- 7 min read

10 Free Things to do in Kamakura

Enjoy Kamakura without spending 1 yen

Kamakura, just an hour away from Tokyo, is one of the most visited cities in Japan. With beaches, shrines and temples, hiking courses in wooded hills, and the ancient political capital of Japan (1185-1333), Kamakura has a laidback atmosphere rocked by the sound of the waves and the bells of the Buddhist temples. The good news is that you can visit some of the best spots without spending a single yen!


Separated by the river Nameri-gawa, Yuigahama (on the right) and Zaimokuza, the beaches span about one kilometer of coastline and are popular getaways in summer. The official swimming season lasts from July to August but the water is warm from June to October.

There are free toilets and outside showers (no soap or shampoo) on each beach.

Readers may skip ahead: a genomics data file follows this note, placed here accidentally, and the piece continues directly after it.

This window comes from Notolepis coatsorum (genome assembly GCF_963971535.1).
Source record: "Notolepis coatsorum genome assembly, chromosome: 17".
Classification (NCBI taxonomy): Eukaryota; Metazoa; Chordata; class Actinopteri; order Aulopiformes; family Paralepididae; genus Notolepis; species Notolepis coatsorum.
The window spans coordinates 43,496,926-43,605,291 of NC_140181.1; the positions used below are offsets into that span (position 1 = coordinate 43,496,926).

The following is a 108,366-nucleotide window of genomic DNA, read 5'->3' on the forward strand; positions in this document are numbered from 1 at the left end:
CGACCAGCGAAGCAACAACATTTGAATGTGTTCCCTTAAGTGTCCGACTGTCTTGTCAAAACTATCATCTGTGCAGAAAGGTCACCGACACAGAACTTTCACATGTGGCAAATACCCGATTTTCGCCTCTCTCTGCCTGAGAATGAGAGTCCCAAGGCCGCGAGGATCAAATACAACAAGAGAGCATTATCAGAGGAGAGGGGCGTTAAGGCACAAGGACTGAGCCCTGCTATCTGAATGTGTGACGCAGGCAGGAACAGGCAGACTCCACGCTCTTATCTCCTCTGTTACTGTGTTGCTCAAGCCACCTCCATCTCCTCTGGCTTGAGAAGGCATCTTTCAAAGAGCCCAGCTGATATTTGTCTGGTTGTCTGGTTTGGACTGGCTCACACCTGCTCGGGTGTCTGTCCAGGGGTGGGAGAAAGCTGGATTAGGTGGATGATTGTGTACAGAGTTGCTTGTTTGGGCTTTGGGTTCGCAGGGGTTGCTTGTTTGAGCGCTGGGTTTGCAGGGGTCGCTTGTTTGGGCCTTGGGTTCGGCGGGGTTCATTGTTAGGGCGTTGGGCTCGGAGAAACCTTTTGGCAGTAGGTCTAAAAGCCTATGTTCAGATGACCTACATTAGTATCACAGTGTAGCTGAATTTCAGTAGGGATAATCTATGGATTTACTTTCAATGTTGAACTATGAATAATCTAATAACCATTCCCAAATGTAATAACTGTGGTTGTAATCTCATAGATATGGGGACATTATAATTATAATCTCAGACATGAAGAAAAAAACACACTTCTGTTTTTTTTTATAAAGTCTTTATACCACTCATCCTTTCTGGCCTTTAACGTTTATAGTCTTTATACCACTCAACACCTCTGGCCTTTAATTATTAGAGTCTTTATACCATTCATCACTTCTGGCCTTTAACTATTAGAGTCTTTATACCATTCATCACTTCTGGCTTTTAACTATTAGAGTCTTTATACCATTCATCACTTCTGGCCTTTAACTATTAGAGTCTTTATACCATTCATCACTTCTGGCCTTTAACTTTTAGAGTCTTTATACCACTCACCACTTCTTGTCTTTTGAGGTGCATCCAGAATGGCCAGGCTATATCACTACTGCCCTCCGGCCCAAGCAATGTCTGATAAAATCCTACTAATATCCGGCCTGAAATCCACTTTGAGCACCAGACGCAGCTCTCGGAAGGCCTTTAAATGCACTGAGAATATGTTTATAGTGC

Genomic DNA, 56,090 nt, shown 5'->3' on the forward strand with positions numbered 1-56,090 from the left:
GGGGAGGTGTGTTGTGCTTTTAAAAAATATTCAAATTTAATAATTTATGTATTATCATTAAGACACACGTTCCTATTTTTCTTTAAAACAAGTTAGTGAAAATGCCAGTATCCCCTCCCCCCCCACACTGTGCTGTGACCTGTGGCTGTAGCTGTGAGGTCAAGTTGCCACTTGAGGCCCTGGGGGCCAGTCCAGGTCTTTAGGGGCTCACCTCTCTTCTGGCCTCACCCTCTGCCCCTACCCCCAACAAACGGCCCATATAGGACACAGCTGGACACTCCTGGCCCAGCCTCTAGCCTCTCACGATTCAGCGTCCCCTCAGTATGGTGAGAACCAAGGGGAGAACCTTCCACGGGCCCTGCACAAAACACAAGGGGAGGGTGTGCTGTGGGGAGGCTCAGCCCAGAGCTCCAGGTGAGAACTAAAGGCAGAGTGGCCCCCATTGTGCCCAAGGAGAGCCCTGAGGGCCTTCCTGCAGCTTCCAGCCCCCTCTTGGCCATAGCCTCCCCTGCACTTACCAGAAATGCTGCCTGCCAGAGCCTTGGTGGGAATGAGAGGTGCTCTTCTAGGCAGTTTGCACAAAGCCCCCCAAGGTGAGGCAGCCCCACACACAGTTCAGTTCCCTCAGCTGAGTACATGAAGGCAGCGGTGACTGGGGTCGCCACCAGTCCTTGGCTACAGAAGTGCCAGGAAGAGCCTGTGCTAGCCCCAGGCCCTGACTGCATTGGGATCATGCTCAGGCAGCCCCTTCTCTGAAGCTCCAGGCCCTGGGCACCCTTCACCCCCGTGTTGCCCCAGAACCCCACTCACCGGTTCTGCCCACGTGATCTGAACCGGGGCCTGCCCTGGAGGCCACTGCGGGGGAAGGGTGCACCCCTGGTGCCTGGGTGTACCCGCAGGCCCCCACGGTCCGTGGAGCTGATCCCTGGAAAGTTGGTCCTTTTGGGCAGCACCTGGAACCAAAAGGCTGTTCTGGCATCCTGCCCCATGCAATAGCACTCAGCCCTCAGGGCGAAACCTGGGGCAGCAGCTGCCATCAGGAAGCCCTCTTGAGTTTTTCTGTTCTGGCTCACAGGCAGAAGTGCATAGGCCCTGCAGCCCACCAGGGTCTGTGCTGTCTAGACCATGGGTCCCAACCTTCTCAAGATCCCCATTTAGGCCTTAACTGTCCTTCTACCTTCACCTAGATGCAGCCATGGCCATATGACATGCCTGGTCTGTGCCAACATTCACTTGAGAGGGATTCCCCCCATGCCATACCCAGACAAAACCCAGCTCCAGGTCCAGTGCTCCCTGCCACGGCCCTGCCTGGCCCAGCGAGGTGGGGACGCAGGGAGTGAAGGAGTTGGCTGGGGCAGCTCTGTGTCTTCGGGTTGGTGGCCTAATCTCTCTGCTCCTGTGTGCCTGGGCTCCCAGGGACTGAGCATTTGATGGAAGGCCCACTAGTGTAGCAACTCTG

To get there, turn right at the traffic light straight ahead of the east exit of Kamakura Station, and walk down the main street (Wakamiya- Ōji) for about 20 minutes.


Although Kamakura’s most famous Buddhist temples charge a small fee (from 100 to 300 yen), there are some great ones you can visit without spending a single yen (unless you want to do like Japanese people and offer a coin to the Gods before praying!)

Close to Zaimokuza beach, Kōmyō-ji is our favorite. Established in 1243, it became one of the most important temples of the Buddhist Jōdo sect in the Kanto area. Its huge and beautiful wooden gate is designated as an important prefectural cultural asset. The temple is famous for its cherry blossoms in spring and lotus in summer. It has a dry rock-and-sand garden (Karesansui).